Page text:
Best Country Singer

Leslie Stevens has such an unusual and sweetly endearing birdlike trill in her voice that it’s no surprise that her honeyed, countrified singing has adorned Father John Misty’s record Fear Fun and Jim James’ upcoming solo album, Uniform Distortion. She puts her entrancing vocals to good use when she harmonizes with similarly angelic singers Kathleen Grace and Jamie Drake in the Americana trio Dear Lemon Trees. But Stevens reveals the full extent of her artful songwriting on her own recordings, such as Leslie & the Badgers’ Roomful of Smoke (2010) and the solo album The Donkey & the Rose (2016). “I have sailed the oceans, and they’re almost like your eyes,” Stevens rhapsodizes on “As Beautiful as You,” from The Donkey & the Rose. She frames such romantic sentiments in an engaging variety of homespun settings that range from similarly austere ballads and intimate folk workouts to uptempo country waltzes. —Falling James

Best Pop Star

Yeah, we know. Pop music isn't traditionally go-to fare for an alternative weekly. But screw it, we're gonna do it anyway. Hayley Kiyoko's performance at Coachella this year was so memorable, it seems inevitable that she'll rise to the top of the pop pile sooner rather than later. Her Expectations album was released this year, as her reputation continued to blossom. She's transitioned from teen star to bona fide artist. “I feel like with some albums, you think you're listening to the same song over and over again,” she told us recently, which goes some way toward explaining her thrilling blend of R&B and Latin music with her infectious pop. —Brett Callwood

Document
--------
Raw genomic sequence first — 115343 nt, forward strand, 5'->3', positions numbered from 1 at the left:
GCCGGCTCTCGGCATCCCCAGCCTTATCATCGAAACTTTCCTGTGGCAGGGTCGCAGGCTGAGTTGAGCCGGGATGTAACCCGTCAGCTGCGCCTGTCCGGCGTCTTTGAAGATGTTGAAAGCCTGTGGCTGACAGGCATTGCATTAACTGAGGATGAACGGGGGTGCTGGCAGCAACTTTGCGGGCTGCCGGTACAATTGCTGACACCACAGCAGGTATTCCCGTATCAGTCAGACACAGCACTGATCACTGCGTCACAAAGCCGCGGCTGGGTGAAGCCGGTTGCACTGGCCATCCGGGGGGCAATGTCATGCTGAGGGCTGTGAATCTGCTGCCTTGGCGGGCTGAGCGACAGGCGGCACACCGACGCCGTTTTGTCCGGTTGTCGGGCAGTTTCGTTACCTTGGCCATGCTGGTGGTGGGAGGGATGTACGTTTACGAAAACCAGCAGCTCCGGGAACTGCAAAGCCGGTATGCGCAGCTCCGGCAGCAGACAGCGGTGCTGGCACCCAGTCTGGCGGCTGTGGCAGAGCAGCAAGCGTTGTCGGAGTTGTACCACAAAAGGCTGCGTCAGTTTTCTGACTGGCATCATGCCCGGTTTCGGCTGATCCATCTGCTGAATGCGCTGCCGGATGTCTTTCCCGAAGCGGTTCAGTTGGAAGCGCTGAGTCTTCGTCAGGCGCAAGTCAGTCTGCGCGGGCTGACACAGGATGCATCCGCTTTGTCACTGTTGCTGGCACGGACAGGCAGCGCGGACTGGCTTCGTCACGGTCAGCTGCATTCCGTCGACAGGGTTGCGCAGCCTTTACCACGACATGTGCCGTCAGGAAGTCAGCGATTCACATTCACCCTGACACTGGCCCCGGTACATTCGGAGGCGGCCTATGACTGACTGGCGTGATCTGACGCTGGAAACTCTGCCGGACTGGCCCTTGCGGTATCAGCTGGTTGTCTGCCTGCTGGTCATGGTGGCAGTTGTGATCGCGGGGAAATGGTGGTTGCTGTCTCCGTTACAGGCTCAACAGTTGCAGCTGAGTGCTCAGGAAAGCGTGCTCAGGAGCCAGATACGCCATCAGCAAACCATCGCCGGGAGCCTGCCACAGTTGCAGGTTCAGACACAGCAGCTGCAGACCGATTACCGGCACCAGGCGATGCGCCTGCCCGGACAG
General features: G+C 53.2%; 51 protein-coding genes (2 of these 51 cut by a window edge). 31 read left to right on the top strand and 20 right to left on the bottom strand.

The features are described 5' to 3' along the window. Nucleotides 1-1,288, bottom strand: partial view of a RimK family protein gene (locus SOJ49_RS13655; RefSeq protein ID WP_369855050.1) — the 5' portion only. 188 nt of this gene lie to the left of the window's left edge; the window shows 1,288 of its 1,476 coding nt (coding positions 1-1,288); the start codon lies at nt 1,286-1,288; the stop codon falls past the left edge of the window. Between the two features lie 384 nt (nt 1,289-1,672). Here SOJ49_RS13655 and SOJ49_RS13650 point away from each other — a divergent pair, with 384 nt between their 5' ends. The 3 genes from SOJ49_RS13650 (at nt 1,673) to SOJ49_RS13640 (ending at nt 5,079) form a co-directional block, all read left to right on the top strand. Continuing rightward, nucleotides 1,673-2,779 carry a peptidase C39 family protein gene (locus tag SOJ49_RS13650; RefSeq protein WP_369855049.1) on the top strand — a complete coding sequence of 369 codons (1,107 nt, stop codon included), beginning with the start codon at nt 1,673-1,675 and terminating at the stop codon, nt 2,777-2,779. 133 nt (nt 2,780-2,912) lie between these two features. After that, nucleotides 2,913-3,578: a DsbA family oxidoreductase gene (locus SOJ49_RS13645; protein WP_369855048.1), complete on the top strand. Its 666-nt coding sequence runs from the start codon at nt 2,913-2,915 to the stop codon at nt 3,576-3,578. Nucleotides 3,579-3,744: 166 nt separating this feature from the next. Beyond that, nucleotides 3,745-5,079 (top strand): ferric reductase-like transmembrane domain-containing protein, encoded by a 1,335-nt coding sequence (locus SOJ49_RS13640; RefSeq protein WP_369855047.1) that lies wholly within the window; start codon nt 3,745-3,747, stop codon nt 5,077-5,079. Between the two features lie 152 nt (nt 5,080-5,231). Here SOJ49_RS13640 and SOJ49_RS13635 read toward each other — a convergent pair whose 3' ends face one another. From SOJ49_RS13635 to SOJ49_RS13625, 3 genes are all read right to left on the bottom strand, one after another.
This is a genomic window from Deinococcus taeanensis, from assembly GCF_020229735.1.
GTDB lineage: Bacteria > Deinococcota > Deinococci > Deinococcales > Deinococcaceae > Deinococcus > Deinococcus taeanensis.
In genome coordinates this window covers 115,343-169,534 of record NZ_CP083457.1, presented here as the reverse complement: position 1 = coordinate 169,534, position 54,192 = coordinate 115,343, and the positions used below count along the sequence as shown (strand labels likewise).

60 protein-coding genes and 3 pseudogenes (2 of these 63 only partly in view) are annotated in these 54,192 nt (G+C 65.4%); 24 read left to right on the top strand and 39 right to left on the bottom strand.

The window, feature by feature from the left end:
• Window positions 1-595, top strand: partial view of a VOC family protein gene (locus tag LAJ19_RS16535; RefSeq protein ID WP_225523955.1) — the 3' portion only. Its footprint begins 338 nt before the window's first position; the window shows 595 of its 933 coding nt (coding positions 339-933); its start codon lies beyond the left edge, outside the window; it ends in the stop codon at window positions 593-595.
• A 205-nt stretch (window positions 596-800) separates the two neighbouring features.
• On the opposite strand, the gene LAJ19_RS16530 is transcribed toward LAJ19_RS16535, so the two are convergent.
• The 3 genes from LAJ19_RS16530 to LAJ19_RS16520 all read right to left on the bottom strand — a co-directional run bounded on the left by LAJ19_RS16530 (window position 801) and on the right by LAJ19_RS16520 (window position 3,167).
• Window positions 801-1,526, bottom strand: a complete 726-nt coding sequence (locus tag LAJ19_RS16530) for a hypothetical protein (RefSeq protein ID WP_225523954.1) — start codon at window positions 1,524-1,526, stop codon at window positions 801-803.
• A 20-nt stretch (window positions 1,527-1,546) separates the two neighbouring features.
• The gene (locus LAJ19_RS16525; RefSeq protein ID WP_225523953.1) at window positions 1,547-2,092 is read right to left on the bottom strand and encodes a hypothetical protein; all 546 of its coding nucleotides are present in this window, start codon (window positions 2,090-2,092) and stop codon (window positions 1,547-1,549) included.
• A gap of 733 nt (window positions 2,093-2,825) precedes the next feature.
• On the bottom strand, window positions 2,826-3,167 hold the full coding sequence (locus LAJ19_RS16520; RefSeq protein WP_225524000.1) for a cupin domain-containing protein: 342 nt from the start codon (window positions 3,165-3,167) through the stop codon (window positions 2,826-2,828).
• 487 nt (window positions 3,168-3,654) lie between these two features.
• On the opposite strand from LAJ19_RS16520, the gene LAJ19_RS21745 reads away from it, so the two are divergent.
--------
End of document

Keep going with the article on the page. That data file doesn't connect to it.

Best Pop Concert/Spectacle

From the moment Katy Perry entered the stage in a cloud of white smoke — belting out “Witness” while riding atop a red-limned star that was flying through the pupil of a gigantic eyeball — her second of three concerts at Staples Center, on Nov. 8, was a nonstop, three-ring circus of fantastic visual distractions. The sensory overload never really let up as Perry presented her sugary early hits and sensual new songs from Witness while decked out in an endless array of vibrantly colorful, cartoonish outfits. The L.A.-based singer often soared precariously high above the rapturous faces of her adoring fams in a series of increasingly bizarre flying contraptions, but refreshingly she never took herself too seriously. New songs such as “Bon Appetit” and “Déjà Vu” had a lot more pop and verve compared with the studio versions. When Perry wasn't being swallowed up by gigantic floating red lips or attacked by oversize salt and pepper shakers, she thoughtfully took the time to phone her mom and to invite onstage a young girl, who asked the singer to grant her wish for a unicorn. —Falling James

Best Orchestra

L.A. Chamber Orchestra has done some mighty impressive things over the past year, from placing its horn and woodwind players throughout the audience for maximum aural depth in the U.S. premiere of Dai Fujikura's strangely enchanting Secret Forest to collaborating with composer Andrew Norman and drawing a diverse crowd of curiosity seekers to a downtown brewery for a soiree of angular avant-garde string works that were presented with a ritualized performance-art flair. But L.A. Philharmonic has been just as experimental, mixing this season's repertoire of traditional classics by Gustav Mahler, Felix Mendelssohn and Robert Schumann with thrilling new avant-garde compositions that poke and scrape past the currently recognized boundaries of time, space and sound. And some of the most daring new-music works have proved the most popular, especially when they've been combined with inventive visuals, such as the world premieres of such operatic sci-fi fantasies as Annie Gosfield's War of the Worlds and Norman's A Trip to the Moon. No matter what L.A. Phil performs, it remains one of the most full-bodied and expressive large orchestras on the continent. —Falling James